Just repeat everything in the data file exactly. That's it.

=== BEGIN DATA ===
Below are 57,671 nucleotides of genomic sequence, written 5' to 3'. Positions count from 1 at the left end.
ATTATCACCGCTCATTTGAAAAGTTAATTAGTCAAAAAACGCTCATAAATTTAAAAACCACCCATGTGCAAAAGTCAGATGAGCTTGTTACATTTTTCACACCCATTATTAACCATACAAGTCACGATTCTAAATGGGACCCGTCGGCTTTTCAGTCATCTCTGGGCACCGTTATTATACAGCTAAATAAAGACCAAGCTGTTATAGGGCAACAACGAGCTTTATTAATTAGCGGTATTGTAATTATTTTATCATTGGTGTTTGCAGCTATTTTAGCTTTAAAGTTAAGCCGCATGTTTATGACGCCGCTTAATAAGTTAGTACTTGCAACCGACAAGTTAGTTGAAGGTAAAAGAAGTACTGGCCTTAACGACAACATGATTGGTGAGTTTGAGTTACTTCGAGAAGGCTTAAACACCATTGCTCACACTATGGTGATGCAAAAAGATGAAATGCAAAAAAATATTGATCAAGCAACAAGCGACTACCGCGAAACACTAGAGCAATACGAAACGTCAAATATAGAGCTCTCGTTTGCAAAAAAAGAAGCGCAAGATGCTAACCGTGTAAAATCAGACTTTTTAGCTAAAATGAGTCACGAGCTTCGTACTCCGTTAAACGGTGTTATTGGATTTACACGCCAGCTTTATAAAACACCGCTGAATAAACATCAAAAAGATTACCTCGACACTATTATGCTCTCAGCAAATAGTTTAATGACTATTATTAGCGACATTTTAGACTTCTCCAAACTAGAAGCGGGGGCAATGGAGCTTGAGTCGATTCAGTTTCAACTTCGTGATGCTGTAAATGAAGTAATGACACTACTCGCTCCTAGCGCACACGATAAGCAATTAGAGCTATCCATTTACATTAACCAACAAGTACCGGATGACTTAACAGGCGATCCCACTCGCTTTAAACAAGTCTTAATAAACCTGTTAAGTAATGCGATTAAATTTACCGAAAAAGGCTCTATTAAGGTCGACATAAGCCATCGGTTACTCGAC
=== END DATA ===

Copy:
Below are 57,671 nucleotides of genomic sequence, written 5' to 3'. Positions count from 1 at the left end.
ATTATCACCGCTCATTTGAAAAGTTAATTAGTCAAAAAACGCTCATAAATTTAAAAACCACCCATGTGCAAAAGTCAGATGAGCTTGTTACATTTTTCACACCCATTATTAACCATACAAGTCACGATTCTAAATGGGACCCGTCGGCTTTTCAGTCATCTCTGGGCACCGTTATTATACAGCTAAATAAAGACCAAGCTGTTATAGGGCAACAACGAGCTTTATTAATTAGCGGTATTGTAATTATTTTATCATTGGTGTTTGCAGCTATTTTAGCTTTAAAGTTAAGCCGCATGTTTATGACGCCGCTTAATAAGTTAGTACTTGCAACCGACAAGTTAGTTGAAGGTAAAAGAAGTACTGGCCTTAACGACAACATGATTGGTGAGTTTGAGTTACTTCGAGAAGGCTTAAACACCATTGCTCACACTATGGTGATGCAAAAAGATGAAATGCAAAAAAATATTGATCAAGCAACAAGCGACTACCGCGAAACACTAGAGCAATACGAAACGTCAAATATAGAGCTCTCGTTTGCAAAAAAAGAAGCGCAAGATGCTAACCGTGTAAAATCAGACTTTTTAGCTAAAATGAGTCACGAGCTTCGTACTCCGTTAAACGGTGTTATTGGATTTACACGCCAGCTTTATAAAACACCGCTGAATAAACATCAAAAAGATTACCTCGACACTATTATGCTCTCAGCAAATAGTTTAATGACTATTATTAGCGACATTTTAGACTTCTCCAAACTAGAAGCGGGGGCAATGGAGCTTGAGTCGATTCAGTTTCAACTTCGTGATGCTGTAAATGAAGTAATGACACTACTCGCTCCTAGCGCACACGATAAGCAATTAGAGCTATCCATTTACATTAACCAACAAGTACCGGATGACTTAACAGGCGATCCCACTCGCTTTAAACAAGTCTTAATAAACCTGTTAAGTAATGCGATTAAATTTACCGAAAAAGGCTCTATTAAGGTCGACATAAGCCATCGGTTACTCGAC